Henrietta Swan Leavitt grasped for the stars at a time when women were usually confined to home and hearth.

An astronomer who revolutionized our understanding of the vastness of the universe years before women even won the right to vote, Leavitt is a fascinating historical figure, an unsung pioneer and a feminist heroine. Her largely forgotten story is the crux of Lauren Gunderson's witty new play "Silent Sky," deftly directed by Meredith McDonough in its regional premiere through Feb. 9 at TheatreWorks.

Gunderson ("By and By," "I and You," "Bauer") is an up-and-coming local playwright who deserves kudos for exploring Leavitt's legacy. She's also nimble at marrying science and art in a highly amusing manner. But some of the gravitas of Leavitt's narrative gets undercut by the play's focus on themes of family and romance at the expense of scientific adventure.

CARLA BEFERA PUBLIC RELATIONSHenrietta Swan Leavitt (played by Elena Wright)describes one of her theories to her boss Peter Shaw (Matt Citron), who emerges
CARLA BEFERA PUBLIC RELATIONS Henrietta Swan Leavitt (played by Elena Wright)describes one of her theories to her boss Peter Shaw (Matt Citron), who emerges as both a suitor and a career obstacle, in "Silent Sky." ( Tracy Martin )

Henrietta (Elena Wright) spends every penny of her dowry to get to Harvard in 1893 for a shot at working with the world's finest telescope. Alas, women are never let anywhere near that equipment, not even after they discover 2,400 Cepheid stars. Before Henrietta, these luminous blinking stars were thought to be quite rare. After her work, it was possible to measure the distance between stars, which revealed not only the parameters of our galaxy but also the existence of matter outside it.

But the observatory has the ultimate glass ceiling, and Leavitt is never permitted the luxury of chasing her breakthrough to its logical conclusion. She died young, of cancer, but eventually her work lit the way for Edwin Hubble's discovery that the universe is ever expanding. In 1925, the Swedish Academy of Sciences tried to nominate her for the Nobel Prize, only to learn that she had died of cancer years earlier.

Wright radiates intelligence and a passion for the stars matched by an impatience with the dunderheads in her midst. The chief among those is her boss Peter Shaw (a charming Matt Citron), a smug scientist who prefers doctrine over truth. He works overtime to make sure the "girl's department" knows its place.

Lynne Soffer and Sarah Dacey Charles sparkle as Williamina and Annie Jump Cannon, the wisecracking women who do the grunt work for the geniuses at Harvard. The tart banter and sharp camaraderie between Henrietta and her colleagues as well as her practical sister Margaret (a wry turn by Jennifer Le Blanc) are the heart of the play. These women stick together even when following different paths. One becomes a suffragette, another has 12 grandchildren and writes a symphony.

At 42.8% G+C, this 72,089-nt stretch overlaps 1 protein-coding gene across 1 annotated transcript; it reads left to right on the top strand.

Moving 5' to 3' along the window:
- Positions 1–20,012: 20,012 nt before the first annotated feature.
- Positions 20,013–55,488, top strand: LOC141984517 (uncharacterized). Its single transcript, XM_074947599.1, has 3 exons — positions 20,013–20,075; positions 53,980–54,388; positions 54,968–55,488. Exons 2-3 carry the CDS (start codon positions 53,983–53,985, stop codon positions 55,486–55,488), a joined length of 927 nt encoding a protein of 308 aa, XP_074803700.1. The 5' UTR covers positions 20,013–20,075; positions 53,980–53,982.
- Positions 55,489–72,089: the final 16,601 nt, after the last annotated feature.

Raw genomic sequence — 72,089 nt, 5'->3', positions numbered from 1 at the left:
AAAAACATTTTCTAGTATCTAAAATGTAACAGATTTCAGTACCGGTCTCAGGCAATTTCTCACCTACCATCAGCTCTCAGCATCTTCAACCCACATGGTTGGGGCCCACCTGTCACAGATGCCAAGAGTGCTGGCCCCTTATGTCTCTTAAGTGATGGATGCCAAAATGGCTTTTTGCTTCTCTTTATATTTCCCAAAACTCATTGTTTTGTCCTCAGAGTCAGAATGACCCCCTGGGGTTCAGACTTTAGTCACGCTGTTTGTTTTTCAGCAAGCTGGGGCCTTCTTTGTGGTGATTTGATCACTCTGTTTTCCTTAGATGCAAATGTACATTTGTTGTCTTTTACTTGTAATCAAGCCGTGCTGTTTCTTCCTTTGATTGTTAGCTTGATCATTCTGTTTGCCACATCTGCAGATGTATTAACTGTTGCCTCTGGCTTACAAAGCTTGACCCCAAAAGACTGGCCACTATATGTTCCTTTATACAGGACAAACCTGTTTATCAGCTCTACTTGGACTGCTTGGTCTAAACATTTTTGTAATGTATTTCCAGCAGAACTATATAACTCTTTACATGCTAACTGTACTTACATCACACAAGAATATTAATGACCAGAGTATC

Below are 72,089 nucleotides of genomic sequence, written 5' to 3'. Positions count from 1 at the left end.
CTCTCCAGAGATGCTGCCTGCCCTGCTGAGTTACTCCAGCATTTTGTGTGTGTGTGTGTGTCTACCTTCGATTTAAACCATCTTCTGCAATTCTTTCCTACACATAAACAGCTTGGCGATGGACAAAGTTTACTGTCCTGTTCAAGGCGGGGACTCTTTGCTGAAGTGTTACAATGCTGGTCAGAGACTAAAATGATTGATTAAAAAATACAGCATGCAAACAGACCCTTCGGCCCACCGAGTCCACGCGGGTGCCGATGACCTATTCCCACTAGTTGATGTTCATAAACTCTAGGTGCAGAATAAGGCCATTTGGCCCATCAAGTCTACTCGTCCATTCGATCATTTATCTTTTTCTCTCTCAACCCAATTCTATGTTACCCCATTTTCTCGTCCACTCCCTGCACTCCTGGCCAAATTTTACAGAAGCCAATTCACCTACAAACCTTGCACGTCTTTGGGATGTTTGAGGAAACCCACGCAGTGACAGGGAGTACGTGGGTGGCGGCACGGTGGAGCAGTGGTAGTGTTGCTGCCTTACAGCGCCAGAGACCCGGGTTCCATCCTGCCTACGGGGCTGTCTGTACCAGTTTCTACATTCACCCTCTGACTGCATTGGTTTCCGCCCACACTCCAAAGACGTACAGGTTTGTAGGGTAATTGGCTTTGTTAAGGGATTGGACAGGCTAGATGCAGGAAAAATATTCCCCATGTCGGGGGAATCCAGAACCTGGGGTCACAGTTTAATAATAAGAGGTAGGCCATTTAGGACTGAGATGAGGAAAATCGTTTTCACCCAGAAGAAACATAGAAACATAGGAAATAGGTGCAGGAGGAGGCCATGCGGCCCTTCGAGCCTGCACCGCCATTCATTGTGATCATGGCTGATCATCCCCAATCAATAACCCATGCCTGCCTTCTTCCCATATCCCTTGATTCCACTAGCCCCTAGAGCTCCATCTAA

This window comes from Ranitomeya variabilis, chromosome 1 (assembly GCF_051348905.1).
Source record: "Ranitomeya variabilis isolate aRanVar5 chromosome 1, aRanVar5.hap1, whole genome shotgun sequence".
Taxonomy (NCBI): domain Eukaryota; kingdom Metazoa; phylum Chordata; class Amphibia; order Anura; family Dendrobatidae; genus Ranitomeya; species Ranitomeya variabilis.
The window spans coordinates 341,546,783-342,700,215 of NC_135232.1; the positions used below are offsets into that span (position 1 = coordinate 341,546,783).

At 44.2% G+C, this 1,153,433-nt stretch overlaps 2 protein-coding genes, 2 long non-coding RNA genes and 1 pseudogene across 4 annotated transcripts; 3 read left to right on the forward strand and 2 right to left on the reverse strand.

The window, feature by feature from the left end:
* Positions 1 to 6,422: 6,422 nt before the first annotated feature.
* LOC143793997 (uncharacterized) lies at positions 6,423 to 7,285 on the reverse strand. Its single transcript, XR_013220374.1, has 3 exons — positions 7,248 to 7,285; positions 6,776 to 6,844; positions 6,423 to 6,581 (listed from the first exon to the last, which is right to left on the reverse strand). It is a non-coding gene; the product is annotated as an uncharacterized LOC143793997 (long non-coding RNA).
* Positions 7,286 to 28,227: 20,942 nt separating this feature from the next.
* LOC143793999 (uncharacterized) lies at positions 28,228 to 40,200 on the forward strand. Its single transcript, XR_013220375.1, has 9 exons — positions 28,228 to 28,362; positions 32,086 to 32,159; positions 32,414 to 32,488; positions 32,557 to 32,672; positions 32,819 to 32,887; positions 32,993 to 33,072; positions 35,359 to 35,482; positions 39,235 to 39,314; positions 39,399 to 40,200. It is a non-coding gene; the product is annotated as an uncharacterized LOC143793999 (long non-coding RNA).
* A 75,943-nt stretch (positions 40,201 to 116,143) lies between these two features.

But far too much of the narrative is dominated by the romantic entanglement between Henrietta and Peter. While these awkward courtship scenes are nicely written and exuberantly performed, they distract from the real love story in the play, the obsession between Henrietta and her stars. It's also disappointing that we never get to watch Henrietta face off against the head of the department, Charles Pickering, who liked to refer to his female assistants as his harem. Too much of the conflict of the play is condensed into the connection between Henrietta and Peter, when she's really a woman doing battle with an entire universe of condescension and fear.

So denigrated was her contribution to the scientific community that she began charting the stars at Harvard as an unpaid volunteer and eventually worked her way up to 30 cents an hour.

At its finest, the play captures Henrietta's fervor for the poetry of the heavens, her need to know where we stand amid the vastness of existence. Wright delivers the scientific bits with just the right combination of heat and light. We can feel the electricity of the ideas, even if we don't quite understand the details. The play's ending basks in the giddy pull of transcendence.

Framed by Annie Smart's magical set, a sky ablaze with twinkling stars, McDonough's staging captures the wonder of science as well as the tragedy of Leavitt's overlooked brilliance. If Gunderson hasn't quite mapped out all the complexities of the narrative, there's no denying the truths revealed by "Silent Sky."

Contact Karen D'Souza at 408-271-3772. Read her at www.mercurynews.com/karen-dsouza and follow her at www.twitter.com/KarenDSouza4.

'Silent Sky'

By Lauren Gunderson,
presented by TheatreWorks

Through: Feb. 9
Where: Mountain View
Center for the Performing Arts, 500 Castro. St.
Running time: 2 hours,
one intermission
Tickets: $19-$73,
650-463-1960,
www.theatreworks.org